The vapor barrier is to prevent moisture from entering the wall from the inside of the wall as vapor.

    Plastic VB can trap any bulk water that gets inside a wall and it has no exit out.

    Don’t just take my word for anything I have stated. This is to get you folks thinking about the health of you and your home. The uninitiated need to do their own research. Advanced Energy is a good place to start.

Amy - September 20, 2011 Reply

I’ve been following this series because our family is moving back into our 31ft rv for winter while we wait to build offgrid on our homesite.

My question would be to insulate or not insulate? I know a lot of people who put things like reflectix or other coating over their windows in the rv….but then you say running the propane/catalytic heaters without ventilation is bad. We have ceiling vents which open but is that enough? We won’t have electric, only a generator.

So do we make the rv as airtight as we can to keep it warmer and to use less energy or do we leave it as is for more ventilation and indoor air quality? I’m confused on this one.

    JC Sherrill - September 20, 2011 Reply

    Bad …………………… CO can kill you and your entire family.

    I ma not meaning to come across as harsh but look up the symptoms of CO Poisoning, a poisonous odorless gas to determine the parts per million that go with the symptoms and then determine for yourself just how much of a dose you can handle.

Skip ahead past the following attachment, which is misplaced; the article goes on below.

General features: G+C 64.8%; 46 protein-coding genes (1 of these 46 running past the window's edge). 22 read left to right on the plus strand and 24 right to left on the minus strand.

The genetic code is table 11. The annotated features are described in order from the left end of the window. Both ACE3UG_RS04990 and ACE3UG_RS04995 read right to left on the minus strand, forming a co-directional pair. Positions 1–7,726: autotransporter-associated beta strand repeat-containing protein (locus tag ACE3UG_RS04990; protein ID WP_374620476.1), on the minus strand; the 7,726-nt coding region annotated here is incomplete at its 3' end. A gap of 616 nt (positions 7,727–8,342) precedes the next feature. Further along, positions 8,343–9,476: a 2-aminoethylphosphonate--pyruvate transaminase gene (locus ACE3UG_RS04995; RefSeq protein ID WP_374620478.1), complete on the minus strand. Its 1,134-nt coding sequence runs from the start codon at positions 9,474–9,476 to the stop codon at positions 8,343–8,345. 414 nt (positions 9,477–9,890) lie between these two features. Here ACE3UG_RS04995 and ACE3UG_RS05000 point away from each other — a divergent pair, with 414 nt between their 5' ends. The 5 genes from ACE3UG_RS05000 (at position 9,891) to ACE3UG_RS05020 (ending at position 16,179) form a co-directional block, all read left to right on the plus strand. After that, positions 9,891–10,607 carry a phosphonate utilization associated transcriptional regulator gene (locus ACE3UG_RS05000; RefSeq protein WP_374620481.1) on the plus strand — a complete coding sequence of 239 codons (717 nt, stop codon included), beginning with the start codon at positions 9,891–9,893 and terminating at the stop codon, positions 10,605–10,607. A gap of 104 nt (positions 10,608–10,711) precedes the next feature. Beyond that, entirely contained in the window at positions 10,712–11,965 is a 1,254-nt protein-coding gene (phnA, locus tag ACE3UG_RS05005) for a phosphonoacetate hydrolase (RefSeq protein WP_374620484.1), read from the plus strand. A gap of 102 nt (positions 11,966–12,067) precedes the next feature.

Why take the risk?

    I can’t tell you how much air to bring in to dilute a poisonous odorless gas you have spewing inside your tiny home.

    Get a vented heater approved for use inside a camper. Have it installed properly get a CO alarm and insulate.

      Amy - September 21, 2011 Reply

      Olympian wave is a catalytic heater which is vented to the outside. I’ve talked to many folks who live full time in rvs who have used one for years and feel it is very safe. I can’t afford $1000 for the boat propane heater you and Jay advertise so what would another safe option be to keep the family warm and safe during winter without electricity?

        J C Sherrill - September 21, 2011 Reply

        No flame, (flue or chimney) First red flag

        Tech Specs

        Weight: 16.95 lbs.

        Dimensions: 21 1/4″H x 15″W x 4″D

        Warranty: Mfr. three year conditional warrranty.

        Manufacturer: Camco Mfg Inc

        Mfg Part #: 57351

        Tech Notes:
        AGA and CGA approved.
        4200 to 8000 BTUs.
        (For use in vented areas only.) Second red flag